When I encounter choices, changes and transitions I'm often only able to picture the situation from my pre-existing or created comprehension of what it will look like. Sometimes I cannot comprehend how these adjustments could look from a different view, or even from the other side. Many times I try and impose my understanding to the elements when sometimes I don't understand from where I am.

One day it just clicked. Afters hours, days, months of practice and licensed driving I acquired the skill of changing lanes, but it wasn't just the skill I assimilated, I gained the perspective of transitioning in a diagonal line rather than an "L." This new perspective was much easier, safer, and made more sense. The struggle was not a question of destination, but rather how to run the course to the end. Sometimes it takes life experience paired with perseverance and other key character traits to grow.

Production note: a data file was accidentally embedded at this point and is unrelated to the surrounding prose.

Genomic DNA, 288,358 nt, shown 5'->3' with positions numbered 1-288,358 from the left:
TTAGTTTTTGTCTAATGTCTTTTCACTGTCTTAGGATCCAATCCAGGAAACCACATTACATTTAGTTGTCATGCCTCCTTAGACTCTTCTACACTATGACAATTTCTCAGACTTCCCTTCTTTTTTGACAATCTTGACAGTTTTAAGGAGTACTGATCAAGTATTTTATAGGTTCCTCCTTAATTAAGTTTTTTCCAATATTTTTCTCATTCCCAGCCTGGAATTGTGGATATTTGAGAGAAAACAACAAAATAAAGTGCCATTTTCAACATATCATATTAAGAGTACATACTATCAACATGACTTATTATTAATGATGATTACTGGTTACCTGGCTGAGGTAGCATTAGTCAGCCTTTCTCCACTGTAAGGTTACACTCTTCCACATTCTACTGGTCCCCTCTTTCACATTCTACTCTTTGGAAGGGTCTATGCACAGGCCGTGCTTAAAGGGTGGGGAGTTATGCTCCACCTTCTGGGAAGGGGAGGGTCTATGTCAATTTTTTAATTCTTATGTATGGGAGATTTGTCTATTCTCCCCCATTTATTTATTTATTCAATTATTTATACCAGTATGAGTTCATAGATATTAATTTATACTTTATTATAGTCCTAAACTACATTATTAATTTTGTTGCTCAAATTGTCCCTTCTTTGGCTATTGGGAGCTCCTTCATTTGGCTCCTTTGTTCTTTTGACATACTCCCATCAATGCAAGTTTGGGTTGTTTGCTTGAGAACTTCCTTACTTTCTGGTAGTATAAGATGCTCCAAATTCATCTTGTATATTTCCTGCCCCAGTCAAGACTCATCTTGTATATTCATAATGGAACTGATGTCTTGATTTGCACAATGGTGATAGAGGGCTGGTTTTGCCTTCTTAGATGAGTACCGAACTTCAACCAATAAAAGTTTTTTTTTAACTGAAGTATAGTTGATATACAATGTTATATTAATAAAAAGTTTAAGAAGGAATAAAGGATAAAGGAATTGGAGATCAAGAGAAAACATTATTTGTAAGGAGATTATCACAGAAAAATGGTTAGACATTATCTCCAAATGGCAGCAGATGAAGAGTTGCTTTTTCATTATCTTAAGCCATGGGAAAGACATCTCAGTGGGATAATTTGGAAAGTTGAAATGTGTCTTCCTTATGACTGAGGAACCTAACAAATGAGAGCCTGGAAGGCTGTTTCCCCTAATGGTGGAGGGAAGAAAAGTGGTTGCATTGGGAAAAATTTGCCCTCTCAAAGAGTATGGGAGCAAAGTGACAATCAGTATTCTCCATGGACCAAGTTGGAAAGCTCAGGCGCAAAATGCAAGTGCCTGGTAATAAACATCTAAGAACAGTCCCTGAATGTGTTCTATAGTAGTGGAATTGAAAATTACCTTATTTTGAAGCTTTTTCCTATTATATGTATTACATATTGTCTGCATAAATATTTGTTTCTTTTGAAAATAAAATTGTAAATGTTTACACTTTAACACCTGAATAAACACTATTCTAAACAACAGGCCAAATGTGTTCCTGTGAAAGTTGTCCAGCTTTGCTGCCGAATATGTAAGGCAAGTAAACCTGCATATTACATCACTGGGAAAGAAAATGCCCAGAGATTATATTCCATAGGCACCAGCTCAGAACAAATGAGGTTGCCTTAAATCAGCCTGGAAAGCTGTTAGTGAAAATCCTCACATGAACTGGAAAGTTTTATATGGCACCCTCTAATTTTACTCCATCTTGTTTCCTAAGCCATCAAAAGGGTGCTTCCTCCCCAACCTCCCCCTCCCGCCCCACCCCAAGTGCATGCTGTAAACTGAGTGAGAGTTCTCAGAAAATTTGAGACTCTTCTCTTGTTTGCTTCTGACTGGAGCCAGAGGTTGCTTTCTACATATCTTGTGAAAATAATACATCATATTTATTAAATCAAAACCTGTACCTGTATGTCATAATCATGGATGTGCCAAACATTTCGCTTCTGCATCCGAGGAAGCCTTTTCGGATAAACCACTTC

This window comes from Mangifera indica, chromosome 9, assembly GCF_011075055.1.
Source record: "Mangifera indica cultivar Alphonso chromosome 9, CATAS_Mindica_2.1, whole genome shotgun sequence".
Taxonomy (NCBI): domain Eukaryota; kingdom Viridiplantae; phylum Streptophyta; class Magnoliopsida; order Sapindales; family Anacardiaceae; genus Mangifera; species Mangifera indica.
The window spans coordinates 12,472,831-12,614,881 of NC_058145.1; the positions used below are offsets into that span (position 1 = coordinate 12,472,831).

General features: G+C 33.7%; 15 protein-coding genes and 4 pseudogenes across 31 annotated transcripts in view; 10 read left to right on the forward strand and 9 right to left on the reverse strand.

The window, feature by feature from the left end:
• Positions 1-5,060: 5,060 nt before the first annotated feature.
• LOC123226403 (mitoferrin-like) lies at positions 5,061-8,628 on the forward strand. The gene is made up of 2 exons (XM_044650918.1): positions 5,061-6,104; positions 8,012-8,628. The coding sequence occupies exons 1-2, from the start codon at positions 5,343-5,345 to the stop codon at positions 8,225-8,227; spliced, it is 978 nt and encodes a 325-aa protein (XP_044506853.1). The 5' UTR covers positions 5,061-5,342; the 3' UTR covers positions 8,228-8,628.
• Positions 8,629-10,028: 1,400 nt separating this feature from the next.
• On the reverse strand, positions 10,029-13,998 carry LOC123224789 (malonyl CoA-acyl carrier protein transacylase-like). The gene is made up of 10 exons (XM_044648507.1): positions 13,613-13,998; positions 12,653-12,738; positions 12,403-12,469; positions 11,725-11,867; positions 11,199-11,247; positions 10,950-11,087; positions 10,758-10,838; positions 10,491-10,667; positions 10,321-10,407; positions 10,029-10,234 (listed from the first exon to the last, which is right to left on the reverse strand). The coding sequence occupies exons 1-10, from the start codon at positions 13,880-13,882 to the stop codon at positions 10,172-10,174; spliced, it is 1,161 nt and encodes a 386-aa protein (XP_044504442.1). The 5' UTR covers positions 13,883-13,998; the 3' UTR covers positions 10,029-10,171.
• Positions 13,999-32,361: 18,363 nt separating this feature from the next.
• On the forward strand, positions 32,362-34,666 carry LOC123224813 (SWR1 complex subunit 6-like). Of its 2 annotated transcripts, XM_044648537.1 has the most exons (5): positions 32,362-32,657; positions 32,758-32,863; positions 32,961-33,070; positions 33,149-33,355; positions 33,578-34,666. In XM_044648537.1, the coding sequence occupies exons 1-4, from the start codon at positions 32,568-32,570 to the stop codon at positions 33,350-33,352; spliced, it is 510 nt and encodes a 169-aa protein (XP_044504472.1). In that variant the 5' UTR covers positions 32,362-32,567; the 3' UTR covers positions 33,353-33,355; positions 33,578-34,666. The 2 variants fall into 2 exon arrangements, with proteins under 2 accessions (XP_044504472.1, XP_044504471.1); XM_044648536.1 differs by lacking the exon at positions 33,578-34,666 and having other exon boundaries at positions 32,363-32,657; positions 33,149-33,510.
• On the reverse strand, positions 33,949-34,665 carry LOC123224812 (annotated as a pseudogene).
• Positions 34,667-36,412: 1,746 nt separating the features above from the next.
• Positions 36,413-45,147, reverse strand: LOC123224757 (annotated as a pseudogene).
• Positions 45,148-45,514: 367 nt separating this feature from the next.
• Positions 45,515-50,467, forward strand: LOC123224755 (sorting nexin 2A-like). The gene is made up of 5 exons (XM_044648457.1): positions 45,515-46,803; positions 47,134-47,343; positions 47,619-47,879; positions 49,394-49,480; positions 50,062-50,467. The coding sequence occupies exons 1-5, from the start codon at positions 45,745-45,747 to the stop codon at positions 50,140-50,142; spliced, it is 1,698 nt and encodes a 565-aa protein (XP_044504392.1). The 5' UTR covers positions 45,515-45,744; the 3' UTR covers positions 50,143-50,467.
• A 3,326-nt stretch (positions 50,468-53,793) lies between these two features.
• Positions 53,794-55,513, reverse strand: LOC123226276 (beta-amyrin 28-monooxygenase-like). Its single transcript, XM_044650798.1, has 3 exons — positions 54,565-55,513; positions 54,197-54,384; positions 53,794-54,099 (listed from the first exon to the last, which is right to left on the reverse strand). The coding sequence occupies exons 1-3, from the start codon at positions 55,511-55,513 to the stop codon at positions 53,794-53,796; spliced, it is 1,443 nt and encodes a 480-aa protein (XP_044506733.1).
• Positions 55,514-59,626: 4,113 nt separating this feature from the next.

The interesting thing about the whole learning process was my dad right there coaching me. The entire time he outlined step by step instruction, but still, it took time to grasp. The disconnect had little to do with rebellion, for I wanted the ability to perform well, but instead it had much to do with how I processed the given action. After all, I had someone right beside me guiding me.

The solution to my quandary was found in the relentless attempts of applying the instruction I received, the courage and dignity to keep trying, and never running away from my given guidance. The same is true for our lives.     

"Have patience with all things, but chiefly have patience with yourself. Do not lose courage in considering your own imperfections, but instantly set about remedying them - every day begin the task anew." -Francis de Sales